Hall of Fame a Dunn Deal
Sorry. Always wanted to write a corny name as a pun headline. I was reading this article about how Adam Dunn played last season with a broken hand. I've always liked Adam Dunn. He's a little guy like myself and he possesses such a unique set of baseball skills, he's fun to follow. Only 56 players in history have put together a 100 walk-100 strikeout season. Only two have done it twice before the age of 25 (Troy Glaus is the other. For his size, he runs well. But mostly, when he does hit a ball, he just pounds it.
I decided to break out an old thing of Bill James'; The Favorite Toy. It's a rough guide to determining the likelihood that a player will reach a certain milestone number in his career based on his age and his progress to date. I decided to run Dunn through the paces. According to my figuring, Dunn has an 11% chance of passing Hank Aaron as the all-time leader in home runs, a three percent chance of passing Rickey Henderson as the all-time leader in walks, and a 33% chance of passing Reggie Jackson as Strikeout King.
Given the career totals of everyone else, the number that Dunn has a 50% chance of reaching in each category would put him 93rd all-time in runs, 15th in home runs, 21st in walks, 2nd in strikeouts, 91st in OBP, 55th in slugging and 41st in OPS.
The big question with Dunn is whether he can raise his batting average. If he can do that, and stay healthy, I don't think there's much question that he will be in the Hall of Fame.
I've been a member of the Society for American Baseball Research (SABR) for half my life and I own way too many books about baseball (closing in on 1000). In my late twenties, most of my reading was baseball books but over the last few years I have expanded my literary horizons. I wanted to return to reading more baseball this year and thought I would review the books I read here.
One of my particular interests in baseball books are regional publications. Books about players from a particular area or the history of the teams in a town, for example. These publications tend to be rather uneven in quality. Sometimes you luck into a really good one. Perhaps a local newspaper reporter does a little something. More often than not, however, these books are written by people with a passion for the history of baseball in their area who in all likelihood have little writing background. Sometimes these books are self-published or at best, are put out by smaller, local printing presses. Because of the specialty nature of these books, you don't have the big publishing houses with experienced editors looking over them. So you get a mix of the strength of the passion of the research tempered by some poor writing.
A case in point is Joseph DeLuca's Diamond Heroes of South Jersey. DeLuca worked on this for a dozen years and not only did he cover players born in South Jersey, he covered many who lived there at various points in their lives. The thoroughness of this book stops there. There are two types biographies DeLuca writes in this book. The type he writes is based on whether or not he interviewed the person. If he did, there is a comparatively lengthy biography, filled with the results of the same series of question he seemingly asked everybody; as the street the person lived on, how he met his wife, what he did after his baseball career was over. These facts are scattered throughout the biography in no coherent structure. An occasional baseball story is interspersed as well but for the most part, the coverage of the baseball career is limited to rote listing of his statistics from the Baseball Encyclopedia.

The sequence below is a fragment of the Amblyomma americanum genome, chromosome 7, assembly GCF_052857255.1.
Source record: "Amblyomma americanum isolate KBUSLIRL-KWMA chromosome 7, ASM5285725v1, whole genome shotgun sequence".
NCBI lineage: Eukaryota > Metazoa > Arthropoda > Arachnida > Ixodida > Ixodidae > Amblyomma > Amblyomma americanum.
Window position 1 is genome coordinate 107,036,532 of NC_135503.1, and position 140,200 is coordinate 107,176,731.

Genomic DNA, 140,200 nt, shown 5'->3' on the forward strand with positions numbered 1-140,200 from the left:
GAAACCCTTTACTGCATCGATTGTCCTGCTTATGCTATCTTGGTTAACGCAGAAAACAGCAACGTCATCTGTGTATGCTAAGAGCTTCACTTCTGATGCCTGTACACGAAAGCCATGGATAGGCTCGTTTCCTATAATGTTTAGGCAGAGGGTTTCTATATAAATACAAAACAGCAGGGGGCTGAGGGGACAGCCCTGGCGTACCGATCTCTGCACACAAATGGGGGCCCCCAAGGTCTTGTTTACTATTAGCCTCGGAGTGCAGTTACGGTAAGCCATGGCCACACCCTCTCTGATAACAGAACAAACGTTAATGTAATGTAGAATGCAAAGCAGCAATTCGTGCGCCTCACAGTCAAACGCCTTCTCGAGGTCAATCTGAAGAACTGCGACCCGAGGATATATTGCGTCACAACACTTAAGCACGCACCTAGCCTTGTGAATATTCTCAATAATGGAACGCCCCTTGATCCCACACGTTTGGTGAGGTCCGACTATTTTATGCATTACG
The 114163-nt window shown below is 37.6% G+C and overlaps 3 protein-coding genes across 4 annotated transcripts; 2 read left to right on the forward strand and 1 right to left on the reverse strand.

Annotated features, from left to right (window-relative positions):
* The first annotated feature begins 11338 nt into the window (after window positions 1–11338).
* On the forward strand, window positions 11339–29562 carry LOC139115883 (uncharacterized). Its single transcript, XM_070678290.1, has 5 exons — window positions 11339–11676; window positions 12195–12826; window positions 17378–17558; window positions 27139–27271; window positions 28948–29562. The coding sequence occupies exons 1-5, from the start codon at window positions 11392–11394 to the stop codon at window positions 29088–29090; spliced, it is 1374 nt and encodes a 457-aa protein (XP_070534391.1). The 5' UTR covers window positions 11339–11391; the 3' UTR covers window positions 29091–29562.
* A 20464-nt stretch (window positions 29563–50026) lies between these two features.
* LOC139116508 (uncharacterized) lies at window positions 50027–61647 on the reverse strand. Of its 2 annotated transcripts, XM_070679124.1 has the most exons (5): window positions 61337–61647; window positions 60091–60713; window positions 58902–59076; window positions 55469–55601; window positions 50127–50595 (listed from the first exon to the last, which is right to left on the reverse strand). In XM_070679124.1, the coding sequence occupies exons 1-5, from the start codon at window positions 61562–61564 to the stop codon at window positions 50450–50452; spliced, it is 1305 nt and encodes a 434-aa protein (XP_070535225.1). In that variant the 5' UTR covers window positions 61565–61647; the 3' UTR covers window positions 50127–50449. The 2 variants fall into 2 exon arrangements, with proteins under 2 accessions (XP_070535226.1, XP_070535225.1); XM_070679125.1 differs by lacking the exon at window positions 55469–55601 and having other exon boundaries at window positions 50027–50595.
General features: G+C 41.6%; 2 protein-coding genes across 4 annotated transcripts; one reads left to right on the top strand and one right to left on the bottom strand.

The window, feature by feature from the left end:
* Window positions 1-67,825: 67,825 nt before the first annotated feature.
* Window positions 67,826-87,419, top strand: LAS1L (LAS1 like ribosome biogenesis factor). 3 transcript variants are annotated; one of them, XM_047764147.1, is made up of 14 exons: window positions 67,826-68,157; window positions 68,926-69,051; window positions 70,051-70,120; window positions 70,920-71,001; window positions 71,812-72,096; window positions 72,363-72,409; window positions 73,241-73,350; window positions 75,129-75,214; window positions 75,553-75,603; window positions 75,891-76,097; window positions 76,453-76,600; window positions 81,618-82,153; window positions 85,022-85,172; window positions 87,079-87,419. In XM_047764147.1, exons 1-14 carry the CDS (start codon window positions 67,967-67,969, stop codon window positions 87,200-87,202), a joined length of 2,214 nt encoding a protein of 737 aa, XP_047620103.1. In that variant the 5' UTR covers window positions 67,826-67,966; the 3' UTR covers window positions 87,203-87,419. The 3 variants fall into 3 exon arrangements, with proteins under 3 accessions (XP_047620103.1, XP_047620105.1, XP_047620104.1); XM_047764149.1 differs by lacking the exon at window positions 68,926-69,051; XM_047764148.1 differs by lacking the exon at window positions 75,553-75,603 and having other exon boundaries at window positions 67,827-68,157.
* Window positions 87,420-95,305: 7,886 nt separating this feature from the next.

This is still better than the style ofbiography DeLuca writes for those players he did not or could not interview. Those biographies give the same Enecylopedia statistics plus the fascinating tidbits of height, weight, and handedness. It seems as if very little research was done through newspapers, secondary sources, or other oral histories (family members, teammates, etc.). For a book twelve years in the making, one would hope some of that time would be used to flesh out the biographies.
Still, the book would have some appeal if not for the incredible number of typographic and grammatical errors. I got the feeling as I read the book that I was the first person other than the author to look at it. There were 3-4 typos a page and an abuse of commas. It seemed impossible to read more than four words without encountering a comma. Because of all the errors it was a difficult read. It is a shame that DeLuca didn't ask someone to proof the book before he had it published.